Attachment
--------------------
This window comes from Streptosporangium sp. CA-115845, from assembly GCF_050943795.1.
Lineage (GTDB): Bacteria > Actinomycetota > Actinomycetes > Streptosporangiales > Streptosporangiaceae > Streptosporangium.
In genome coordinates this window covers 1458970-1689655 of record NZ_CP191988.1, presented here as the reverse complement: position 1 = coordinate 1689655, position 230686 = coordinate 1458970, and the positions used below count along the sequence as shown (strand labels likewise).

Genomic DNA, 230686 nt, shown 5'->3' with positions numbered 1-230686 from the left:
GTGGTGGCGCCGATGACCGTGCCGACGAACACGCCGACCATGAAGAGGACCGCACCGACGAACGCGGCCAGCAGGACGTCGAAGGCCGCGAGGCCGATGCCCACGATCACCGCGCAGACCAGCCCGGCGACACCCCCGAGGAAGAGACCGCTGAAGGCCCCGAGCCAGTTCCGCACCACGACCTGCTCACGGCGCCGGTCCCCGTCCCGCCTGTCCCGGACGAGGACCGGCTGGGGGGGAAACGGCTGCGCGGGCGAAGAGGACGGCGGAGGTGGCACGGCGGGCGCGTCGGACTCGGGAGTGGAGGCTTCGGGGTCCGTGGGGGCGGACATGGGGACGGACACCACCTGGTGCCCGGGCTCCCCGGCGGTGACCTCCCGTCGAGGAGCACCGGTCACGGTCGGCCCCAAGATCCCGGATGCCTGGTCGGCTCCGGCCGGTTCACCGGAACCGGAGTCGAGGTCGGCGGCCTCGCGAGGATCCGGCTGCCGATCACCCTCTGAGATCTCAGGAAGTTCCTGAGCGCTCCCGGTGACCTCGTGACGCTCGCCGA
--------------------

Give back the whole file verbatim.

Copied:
This window comes from Streptosporangium sp. CA-115845, from assembly GCF_050943795.1.
Lineage (GTDB): Bacteria > Actinomycetota > Actinomycetes > Streptosporangiales > Streptosporangiaceae > Streptosporangium.
In genome coordinates this window covers 1458970-1689655 of record NZ_CP191988.1, presented here as the reverse complement: position 1 = coordinate 1689655, position 230686 = coordinate 1458970, and the positions used below count along the sequence as shown (strand labels likewise).

Genomic DNA, 230686 nt, shown 5'->3' with positions numbered 1-230686 from the left:
GTGGTGGCGCCGATGACCGTGCCGACGAACACGCCGACCATGAAGAGGACCGCACCGACGAACGCGGCCAGCAGGACGTCGAAGGCCGCGAGGCCGATGCCCACGATCACCGCGCAGACCAGCCCGGCGACACCCCCGAGGAAGAGACCGCTGAAGGCCCCGAGCCAGTTCCGCACCACGACCTGCTCACGGCGCCGGTCCCCGTCCCGCCTGTCCCGGACGAGGACCGGCTGGGGGGGAAACGGCTGCGCGGGCGAAGAGGACGGCGGAGGTGGCACGGCGGGCGCGTCGGACTCGGGAGTGGAGGCTTCGGGGTCCGTGGGGGCGGACATGGGGACGGACACCACCTGGTGCCCGGGCTCCCCGGCGGTGACCTCCCGTCGAGGAGCACCGGTCACGGTCGGCCCCAAGATCCCGGATGCCTGGTCGGCTCCGGCCGGTTCACCGGAACCGGAGTCGAGGTCGGCGGCCTCGCGAGGATCCGGCTGCCGATCACCCTCTGAGATCTCAGGAAGTTCCTGAGCGCTCCCGGTGACCTCGTGACGCTCGCCGA